My conviction that I had to resist and speak out has been growing with my increasing awareness of the danger we are in. I see what is happening in K-12 schools, the profound distortions of teaching and learning, the abuse that is testing and its impact on teachers, students, parents and administrators. I sit in meetings with people who have the power and protections to speak out and stop what is happening, and I listen as they make a choice to side with those in power, determine through a twisted rationality that ‘we need standards’ and ‘there has to be accountability’ and ‘our practices need to be data driven’ all while closing their eyes and ears to the evident human misery these measures are creating. My courage comes from my outrage and my fear. My fear for the future of the greater good is much stronger than my fear for losing my job. I also gain courage from the Education Radio Collective, whose members support me, inspire me and give me a place of safety. As well, the national connections in educator activism, both online and at Occupy DOE have helped me to know that I am part of something bigger, that I am not alone. In some ways, however, it doesn’t feel like courage. It just feels absolutely necessary.(Did I mention that Barbara Madeloni is also a Sardonicky reader/commenter?)
Alan Singer of Hofstra University has written a chilling overview of the Pearson conglomerate for The Huffington Post. Among other tidbits, we learn that Seif al-Islam, son of late Libyan dictator Muanmar Gaddafi, has a major financial stake in the company. The ill-gotten gains of one of the worst human rights abusers in modern history are helping subsidize an epidemic of what amounts to institutionalized child abuse. Because, let's be blunt: the "creative destruction" of public education, Rahm-style, Pearson-style, is indeed a form of child abuse. As the old public service TV commercial said, "A mind is a terrible thing to waste." And the global financial cartel is laying waste to entire generations of young minds, all in the quest of the Almighty Dollar.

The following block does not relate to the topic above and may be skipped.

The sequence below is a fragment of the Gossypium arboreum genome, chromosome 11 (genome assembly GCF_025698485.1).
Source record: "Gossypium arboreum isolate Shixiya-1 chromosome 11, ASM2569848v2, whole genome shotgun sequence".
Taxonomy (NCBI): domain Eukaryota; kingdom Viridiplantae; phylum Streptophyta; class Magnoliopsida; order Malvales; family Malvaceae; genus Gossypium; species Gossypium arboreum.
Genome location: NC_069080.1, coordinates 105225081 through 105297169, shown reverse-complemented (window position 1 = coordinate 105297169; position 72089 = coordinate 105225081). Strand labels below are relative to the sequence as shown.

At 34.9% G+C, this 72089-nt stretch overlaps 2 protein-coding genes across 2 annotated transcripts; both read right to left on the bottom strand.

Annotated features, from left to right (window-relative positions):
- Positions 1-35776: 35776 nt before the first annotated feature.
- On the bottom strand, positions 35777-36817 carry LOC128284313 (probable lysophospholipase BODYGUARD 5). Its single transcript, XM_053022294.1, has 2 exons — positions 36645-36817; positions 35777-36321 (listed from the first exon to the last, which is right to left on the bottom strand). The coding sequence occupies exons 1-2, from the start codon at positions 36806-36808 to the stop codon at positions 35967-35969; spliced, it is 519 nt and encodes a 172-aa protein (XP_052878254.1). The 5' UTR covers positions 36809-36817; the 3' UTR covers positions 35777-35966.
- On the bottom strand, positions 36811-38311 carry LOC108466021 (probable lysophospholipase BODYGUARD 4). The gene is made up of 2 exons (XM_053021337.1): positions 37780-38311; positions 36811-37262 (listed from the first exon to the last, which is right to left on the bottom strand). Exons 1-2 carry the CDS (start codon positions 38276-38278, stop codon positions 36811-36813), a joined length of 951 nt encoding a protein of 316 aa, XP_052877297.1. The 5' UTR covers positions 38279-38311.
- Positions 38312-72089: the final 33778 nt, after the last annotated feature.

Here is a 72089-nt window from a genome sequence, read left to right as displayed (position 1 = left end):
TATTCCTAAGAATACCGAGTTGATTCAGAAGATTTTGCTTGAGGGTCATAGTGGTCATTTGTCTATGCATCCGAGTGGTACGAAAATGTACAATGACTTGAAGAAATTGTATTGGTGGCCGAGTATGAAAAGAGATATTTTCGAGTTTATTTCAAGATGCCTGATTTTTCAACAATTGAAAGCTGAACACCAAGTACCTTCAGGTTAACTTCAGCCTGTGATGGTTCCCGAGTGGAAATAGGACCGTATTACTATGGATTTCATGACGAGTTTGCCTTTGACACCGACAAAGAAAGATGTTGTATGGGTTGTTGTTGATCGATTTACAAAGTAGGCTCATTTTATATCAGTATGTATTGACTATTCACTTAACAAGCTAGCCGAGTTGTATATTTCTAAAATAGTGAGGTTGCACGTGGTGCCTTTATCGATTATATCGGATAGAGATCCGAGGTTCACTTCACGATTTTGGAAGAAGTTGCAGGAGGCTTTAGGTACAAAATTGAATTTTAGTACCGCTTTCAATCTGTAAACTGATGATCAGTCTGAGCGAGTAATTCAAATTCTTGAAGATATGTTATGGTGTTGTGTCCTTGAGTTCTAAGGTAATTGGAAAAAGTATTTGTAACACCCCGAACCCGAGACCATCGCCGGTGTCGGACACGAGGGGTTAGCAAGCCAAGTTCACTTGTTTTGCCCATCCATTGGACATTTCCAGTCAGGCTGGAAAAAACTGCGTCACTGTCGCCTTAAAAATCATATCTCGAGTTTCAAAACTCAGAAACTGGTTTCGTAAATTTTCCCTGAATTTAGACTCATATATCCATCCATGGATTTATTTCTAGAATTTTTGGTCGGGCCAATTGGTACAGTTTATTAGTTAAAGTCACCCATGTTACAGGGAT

Why else do you suppose Rahm sends all three of his own children to a private school where they refuse to teach to the test, and where they have three libraries and seven art teachers to serve a student population of 1,700?
The underserved public school students of Chicago and other financially strapped cities, on the other hand, often don't even have a library. The elites can thereby pivot and blame the teachers for low reading scores! And when brave people like Barbara Madeloni speak out against the injustice, they're thrown to the curb. But they can never be silenced.
"The Chicago teachers know exactly what is up and who they are fighting" Dr. Madeloni emailed me yesterday. "And if they didn't, Obama's man Rahm told them so: these are Obama's Race to the Top policies that he using to try to strong arm the unions, make a land grab with schools closings, and complete the privatization of the public schools. This is a terribly important struggle and we need to be with them all of the way."
There's a petition up at Change.Org asking that UMass renew Dr. Madeloni's contract. You can sign it here.
|Postering at UMass.... "I have the most amazing students," says Dr. Madeloni|